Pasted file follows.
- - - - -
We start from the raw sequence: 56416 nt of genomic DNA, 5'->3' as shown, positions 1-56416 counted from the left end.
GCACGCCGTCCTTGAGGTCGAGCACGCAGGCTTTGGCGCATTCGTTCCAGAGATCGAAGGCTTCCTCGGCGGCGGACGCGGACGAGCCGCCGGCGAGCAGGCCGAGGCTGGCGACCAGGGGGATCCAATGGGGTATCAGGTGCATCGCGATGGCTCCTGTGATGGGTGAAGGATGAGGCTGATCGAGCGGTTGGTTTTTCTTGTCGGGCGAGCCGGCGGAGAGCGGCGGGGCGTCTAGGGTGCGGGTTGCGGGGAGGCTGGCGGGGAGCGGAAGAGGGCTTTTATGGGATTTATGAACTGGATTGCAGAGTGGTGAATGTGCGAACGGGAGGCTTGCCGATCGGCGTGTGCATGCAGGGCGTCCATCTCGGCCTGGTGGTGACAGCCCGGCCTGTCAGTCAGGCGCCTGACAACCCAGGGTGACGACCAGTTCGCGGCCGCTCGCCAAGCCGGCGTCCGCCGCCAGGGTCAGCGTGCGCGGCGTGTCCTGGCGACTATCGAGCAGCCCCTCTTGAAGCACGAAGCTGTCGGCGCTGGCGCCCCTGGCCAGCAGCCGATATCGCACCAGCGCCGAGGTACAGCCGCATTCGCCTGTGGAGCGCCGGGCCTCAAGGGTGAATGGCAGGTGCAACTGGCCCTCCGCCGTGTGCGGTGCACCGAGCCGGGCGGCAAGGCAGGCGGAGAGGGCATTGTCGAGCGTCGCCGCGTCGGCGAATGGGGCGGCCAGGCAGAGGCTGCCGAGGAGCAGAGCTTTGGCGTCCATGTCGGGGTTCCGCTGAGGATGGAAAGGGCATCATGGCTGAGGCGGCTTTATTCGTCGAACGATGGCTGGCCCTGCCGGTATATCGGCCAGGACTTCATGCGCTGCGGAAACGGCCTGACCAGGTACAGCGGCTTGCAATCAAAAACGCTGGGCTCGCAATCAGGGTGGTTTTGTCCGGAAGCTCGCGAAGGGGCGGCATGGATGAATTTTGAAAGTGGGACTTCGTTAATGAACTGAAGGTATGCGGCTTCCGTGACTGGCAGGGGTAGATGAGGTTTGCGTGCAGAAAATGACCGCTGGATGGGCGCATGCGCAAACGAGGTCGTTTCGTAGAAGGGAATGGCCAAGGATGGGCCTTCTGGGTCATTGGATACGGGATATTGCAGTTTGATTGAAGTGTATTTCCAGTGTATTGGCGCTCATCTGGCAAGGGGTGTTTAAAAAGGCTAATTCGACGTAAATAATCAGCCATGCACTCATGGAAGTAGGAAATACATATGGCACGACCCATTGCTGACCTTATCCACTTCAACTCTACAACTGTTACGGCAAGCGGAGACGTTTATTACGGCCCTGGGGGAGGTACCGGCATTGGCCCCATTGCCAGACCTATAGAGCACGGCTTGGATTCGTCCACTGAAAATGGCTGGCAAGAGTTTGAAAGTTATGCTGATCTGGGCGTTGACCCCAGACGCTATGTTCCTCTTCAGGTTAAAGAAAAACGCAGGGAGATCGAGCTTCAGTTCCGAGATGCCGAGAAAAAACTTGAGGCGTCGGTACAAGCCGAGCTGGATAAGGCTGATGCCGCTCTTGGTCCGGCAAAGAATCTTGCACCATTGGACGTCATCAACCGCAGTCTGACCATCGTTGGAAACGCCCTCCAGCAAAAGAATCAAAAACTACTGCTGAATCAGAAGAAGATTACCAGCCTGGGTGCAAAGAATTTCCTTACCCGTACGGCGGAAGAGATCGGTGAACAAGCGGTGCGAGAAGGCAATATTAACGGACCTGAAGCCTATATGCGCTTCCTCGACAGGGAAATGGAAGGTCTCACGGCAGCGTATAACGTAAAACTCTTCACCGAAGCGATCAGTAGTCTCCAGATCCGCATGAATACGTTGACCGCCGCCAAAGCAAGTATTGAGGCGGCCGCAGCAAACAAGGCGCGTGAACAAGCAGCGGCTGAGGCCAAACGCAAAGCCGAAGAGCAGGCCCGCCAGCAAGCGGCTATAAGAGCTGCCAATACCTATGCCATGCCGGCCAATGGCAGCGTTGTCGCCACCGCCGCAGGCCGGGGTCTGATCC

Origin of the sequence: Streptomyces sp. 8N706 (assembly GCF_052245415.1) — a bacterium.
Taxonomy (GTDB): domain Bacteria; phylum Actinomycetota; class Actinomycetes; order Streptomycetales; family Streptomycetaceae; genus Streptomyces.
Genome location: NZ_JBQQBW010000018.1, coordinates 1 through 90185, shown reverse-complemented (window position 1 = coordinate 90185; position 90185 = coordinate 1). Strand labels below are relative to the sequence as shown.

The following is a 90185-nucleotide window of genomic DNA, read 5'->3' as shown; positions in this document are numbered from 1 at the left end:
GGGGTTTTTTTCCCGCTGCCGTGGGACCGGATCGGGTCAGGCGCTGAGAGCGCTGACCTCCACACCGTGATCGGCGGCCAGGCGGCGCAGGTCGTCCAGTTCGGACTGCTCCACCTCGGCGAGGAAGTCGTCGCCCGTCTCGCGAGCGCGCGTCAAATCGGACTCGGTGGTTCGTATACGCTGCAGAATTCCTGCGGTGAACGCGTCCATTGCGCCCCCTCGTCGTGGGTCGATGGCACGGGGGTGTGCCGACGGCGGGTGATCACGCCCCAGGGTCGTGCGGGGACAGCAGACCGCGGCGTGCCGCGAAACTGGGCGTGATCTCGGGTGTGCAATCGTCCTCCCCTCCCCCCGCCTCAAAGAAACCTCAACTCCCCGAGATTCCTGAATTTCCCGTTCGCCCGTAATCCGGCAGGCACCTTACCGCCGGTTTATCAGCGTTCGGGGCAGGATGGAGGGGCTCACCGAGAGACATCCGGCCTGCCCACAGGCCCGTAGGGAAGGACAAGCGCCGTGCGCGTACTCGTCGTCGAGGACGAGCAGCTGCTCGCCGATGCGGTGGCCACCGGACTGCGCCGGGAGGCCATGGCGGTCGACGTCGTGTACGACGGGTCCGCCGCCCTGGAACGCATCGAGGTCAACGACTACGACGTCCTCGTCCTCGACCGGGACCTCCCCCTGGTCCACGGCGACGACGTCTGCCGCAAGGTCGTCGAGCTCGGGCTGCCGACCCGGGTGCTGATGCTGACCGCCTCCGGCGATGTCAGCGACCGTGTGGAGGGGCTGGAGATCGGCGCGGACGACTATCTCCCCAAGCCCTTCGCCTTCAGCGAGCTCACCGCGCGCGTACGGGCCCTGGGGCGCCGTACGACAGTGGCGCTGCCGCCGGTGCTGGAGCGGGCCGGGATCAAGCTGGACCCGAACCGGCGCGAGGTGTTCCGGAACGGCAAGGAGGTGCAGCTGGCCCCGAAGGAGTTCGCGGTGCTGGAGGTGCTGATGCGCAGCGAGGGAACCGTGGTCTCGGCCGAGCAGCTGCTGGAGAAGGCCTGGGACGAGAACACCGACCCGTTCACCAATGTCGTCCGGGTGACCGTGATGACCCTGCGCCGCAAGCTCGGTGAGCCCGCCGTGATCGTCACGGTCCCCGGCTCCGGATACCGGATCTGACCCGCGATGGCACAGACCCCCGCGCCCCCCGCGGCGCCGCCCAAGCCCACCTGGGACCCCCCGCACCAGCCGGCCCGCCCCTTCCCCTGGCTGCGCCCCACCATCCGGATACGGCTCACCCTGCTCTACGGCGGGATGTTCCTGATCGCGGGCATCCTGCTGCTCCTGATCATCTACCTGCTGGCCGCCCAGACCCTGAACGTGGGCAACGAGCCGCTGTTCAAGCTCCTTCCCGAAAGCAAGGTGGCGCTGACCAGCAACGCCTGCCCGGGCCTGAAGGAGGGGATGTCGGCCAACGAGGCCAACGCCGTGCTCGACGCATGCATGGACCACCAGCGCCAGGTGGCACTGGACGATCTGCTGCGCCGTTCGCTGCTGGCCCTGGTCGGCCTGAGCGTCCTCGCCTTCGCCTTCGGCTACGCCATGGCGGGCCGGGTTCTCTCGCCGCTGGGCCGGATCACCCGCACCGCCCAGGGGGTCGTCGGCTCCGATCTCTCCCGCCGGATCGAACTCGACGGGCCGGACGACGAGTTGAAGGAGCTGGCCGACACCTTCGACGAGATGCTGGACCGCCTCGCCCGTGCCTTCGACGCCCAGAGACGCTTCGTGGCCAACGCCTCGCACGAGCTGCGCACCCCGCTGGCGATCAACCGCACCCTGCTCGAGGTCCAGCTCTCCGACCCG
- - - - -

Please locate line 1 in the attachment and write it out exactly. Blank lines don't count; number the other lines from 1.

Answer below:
We start from the raw sequence: 56416 nt of genomic DNA, 5'->3' as shown, positions 1-56416 counted from the left end.